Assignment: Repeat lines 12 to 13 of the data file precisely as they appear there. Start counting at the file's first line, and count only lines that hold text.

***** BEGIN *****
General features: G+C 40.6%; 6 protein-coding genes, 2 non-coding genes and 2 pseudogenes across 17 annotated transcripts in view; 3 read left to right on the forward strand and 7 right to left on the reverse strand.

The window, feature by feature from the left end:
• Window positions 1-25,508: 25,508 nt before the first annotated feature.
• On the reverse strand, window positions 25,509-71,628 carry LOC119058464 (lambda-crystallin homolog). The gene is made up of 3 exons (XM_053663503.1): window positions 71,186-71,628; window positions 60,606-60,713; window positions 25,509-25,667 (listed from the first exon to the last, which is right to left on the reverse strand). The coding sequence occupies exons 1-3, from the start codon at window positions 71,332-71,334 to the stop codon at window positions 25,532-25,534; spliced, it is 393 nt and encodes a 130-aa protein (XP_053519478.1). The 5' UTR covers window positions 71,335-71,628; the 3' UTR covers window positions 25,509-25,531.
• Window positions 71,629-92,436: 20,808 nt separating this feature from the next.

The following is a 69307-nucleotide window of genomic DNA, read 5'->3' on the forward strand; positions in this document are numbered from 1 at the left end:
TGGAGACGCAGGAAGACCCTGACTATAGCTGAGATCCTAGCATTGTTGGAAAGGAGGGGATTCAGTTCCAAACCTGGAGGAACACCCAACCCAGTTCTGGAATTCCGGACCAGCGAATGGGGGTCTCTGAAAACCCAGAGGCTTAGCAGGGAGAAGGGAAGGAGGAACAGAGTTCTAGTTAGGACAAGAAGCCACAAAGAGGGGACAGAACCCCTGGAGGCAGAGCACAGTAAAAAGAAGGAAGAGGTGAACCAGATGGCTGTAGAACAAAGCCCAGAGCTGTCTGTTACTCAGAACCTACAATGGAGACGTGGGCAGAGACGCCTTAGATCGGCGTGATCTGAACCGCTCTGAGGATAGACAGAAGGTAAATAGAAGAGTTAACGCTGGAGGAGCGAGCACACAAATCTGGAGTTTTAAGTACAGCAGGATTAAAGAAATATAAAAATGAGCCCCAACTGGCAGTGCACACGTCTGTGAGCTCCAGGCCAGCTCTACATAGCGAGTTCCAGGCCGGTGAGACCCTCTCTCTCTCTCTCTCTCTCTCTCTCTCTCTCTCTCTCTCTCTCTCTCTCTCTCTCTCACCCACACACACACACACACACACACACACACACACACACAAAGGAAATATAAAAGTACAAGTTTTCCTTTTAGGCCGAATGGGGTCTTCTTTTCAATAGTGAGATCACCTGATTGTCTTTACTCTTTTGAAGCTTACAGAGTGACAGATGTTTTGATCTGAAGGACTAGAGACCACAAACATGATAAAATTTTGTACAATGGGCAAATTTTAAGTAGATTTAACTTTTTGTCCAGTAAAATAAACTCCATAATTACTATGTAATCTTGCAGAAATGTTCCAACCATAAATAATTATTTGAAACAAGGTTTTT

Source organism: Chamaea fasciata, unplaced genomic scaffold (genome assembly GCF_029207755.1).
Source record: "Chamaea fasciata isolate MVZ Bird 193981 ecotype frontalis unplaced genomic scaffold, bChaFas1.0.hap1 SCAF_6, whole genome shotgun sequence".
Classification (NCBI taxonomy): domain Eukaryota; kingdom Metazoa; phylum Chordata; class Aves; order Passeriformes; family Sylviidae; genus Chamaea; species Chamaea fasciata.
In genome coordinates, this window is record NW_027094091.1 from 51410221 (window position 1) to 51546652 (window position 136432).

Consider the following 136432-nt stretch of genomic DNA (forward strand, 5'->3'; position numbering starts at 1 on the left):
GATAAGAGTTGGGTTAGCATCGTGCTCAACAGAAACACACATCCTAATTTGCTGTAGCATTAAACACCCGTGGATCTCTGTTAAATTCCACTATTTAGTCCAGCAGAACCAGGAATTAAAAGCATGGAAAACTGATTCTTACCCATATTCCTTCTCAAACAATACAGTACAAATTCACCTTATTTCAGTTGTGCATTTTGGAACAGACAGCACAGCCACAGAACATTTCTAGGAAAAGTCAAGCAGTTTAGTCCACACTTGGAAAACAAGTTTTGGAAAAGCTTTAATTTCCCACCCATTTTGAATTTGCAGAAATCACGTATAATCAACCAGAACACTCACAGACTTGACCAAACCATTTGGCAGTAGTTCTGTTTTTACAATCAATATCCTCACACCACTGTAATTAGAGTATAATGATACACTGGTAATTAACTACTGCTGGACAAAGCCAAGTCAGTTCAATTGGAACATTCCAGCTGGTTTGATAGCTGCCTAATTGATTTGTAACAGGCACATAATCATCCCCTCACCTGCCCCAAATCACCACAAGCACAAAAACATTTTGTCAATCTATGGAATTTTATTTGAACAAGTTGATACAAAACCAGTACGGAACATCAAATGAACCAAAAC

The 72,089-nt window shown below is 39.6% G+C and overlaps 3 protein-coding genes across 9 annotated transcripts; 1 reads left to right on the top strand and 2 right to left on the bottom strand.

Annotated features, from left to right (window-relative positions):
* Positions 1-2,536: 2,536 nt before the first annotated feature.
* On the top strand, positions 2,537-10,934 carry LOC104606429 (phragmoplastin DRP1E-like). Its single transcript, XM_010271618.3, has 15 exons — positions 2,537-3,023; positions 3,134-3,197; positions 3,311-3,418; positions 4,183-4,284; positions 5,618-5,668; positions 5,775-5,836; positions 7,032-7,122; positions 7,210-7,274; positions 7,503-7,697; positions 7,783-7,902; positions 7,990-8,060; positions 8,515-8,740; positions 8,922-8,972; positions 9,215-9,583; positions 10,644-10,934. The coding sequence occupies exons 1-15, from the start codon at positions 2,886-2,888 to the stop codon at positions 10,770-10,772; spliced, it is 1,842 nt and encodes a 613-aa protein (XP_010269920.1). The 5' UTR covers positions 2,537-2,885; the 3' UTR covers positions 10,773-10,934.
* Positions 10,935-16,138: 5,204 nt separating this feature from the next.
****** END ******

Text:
Consider the following 136432-nt stretch of genomic DNA (forward strand, 5'->3'; position numbering starts at 1 on the left):
GATAAGAGTTGGGTTAGCATCGTGCTCAACAGAAACACACATCCTAATTTGCTGTAGCATTAAACACCCGTGGATCTCTGTTAAATTCCACTATTTAGTCCAGCAGAACCAGGAATTAAAAGCATGGAAAACTGATTCTTACCCATATTCCTTCTCAAACAATACAGTACAAATTCACCTTATTTCAGTTGTGCATTTTGGAACAGACAGCACAGCCACAGAACATTTCTAGGAAAAGTCAAGCAGTTTAGTCCACACTTGGAAAACAAGTTTTGGAAAAGCTTTAATTTCCCACCCATTTTGAATTTGCAGAAATCACGTATAATCAACCAGAACACTCACAGACTTGACCAAACCATTTGGCAGTAGTTCTGTTTTTACAATCAATATCCTCACACCACTGTAATTAGAGTATAATGATACACTGGTAATTAACTACTGCTGGACAAAGCCAAGTCAGTTCAATTGGAACATTCCAGCTGGTTTGATAGCTGCCTAATTGATTTGTAACAGGCACATAATCATCCCCTCACCTGCCCCAAATCACCACAAGCACAAAAACATTTTGTCAATCTATGGAATTTTATTTGAACAAGTTGATACAAAACCAGTACGGAACATCAAATGAACCAAAAC